Two years following treatment, there had been clinical recurrence of the AVM and repeat endovascular treatment was performed. Again under GA, right antegrade CFV and retrograde CFA access using 10Fr and 8Fr access sheaths (Terumo) were achieved. DSA performed through a 5Fr diagnostic catheter placed in the right brachial artery revealed recurrence of the AVM with multiple arterial feeders originating from the ulnar artery draining into a solitary dilated vein. The diagnostic catheter was exchanged for an 8Fr multi-lumen access catheter (Arrow, Teleflex Medical) and a 6Fr intermediate catheter (Sofia-Plus, Microvention Inc.) was placed in the ulnar artery. The dilated draining vein was punctured directly and accessed via Seldinger technique using a 6Fr sheath and a 6Fr intermediate catheter (Sofia-Plus, Microvention Inc.) was advanced towards the nidus from the venous side. Manual compression and balloon occlusion of the outflow vein was performed using a 10 × 80 mm super compliant balloon catheter (Copernic RC, BALT Extrusion) while arterial inflow was controlled using a dual-lumen microballoon occlusion catheter (Scepter XC, Microvention; double balloon-assisted pressure cooker technique). With the nidus isolated, liquid embolisation using Onyx and PHIL embolisation was performed. Complete occlusion was achieved with no immediate complications. At 3-month follow up, the patient reported no ongoing symptoms and there was no clinical evidence to suggest AVM recurrence. A repeat MR is planned for 6 months post-treatment.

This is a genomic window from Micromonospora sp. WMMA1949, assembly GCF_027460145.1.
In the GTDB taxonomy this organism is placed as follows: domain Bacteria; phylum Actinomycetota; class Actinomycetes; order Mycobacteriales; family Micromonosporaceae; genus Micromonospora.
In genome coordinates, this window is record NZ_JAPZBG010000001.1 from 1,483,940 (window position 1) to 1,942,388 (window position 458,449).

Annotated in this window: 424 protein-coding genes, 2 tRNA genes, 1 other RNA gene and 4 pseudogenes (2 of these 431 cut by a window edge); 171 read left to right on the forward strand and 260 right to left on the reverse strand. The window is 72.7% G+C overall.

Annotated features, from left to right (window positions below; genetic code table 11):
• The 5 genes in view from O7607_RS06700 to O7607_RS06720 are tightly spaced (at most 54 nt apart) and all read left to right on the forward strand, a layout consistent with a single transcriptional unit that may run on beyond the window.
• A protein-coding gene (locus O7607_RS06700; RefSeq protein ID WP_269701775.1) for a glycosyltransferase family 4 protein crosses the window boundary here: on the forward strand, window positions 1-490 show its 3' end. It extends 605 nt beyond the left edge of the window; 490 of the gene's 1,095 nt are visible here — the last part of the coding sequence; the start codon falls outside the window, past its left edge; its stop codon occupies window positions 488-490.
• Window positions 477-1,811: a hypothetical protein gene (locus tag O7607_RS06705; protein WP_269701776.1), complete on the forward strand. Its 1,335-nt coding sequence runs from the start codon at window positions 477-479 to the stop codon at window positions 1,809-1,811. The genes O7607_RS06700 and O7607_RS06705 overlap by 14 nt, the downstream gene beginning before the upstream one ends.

Case 4 – lingual venous malformation
A patient presented with recurrent oral bleeding and airway symptoms. Multi-sequence MRI revealed a large vascular malformation with predominant arterial supply arising from the lingual branch of the common carotid artery.
Given significant swelling, the patient was intubated and the procedure was performed under GA. The patient was prescribed 4 mg daily of dexamethasone pre-procedure and was given a stat dose of 8 mg IV dexamethasone at the commencement of the procedure. Right-sided CFA and CFV access was achieved followed by insertion of 8Fr introducer sheaths (Terumo). DSA revealed a prominent parenchymal blush over the dorsum of the tongue with no distinct nidus, suggestive of a predominant low-flow venous VM (Fig. 5). Significant venous pooling and varicosities were noted. A 6Fr intermediate catheter (Sofia-Plus, Microvention Inc.) was placed in the middle of the lingual artery. A dual-lumen microballoon occlusion catheter (Scepter C, Microvention) was then inflated into a distal branch of the lingual artery to compartmentalise the malformation using a balloon-assisted pressure cooker technique, leading to flow arrest and delayed venous clearance. Percutaneous access was then performed with a 22 gauge Chiba needle and 4 ml 3% sodium tetradecyl sulphate was injected into the malformation. The patient was transferred to the intensive care unit (ICU) for expected airway swelling where extubation failed, requiring tracheostomy formation. The patient was treated with high-dose IV dexamethasone (8 mg BD). As swelling subsided, the patient was extubated and eventually discharged from hospital with no complications. Follow up MRI demonstrated a significant reduction in size of the lingual compartment of the AVM with residual arterial flow and patency of the floor of mouth component, albeit smaller compared to preprocedural imaging. The patient remains mildly symptomatic with fullness at the floor of the mouth and occasional ulceration and bleeding. Repeat 6 month imaging and repeat clinical review have been planned given the expected risks of repeat airway swelling with repeated embolisation.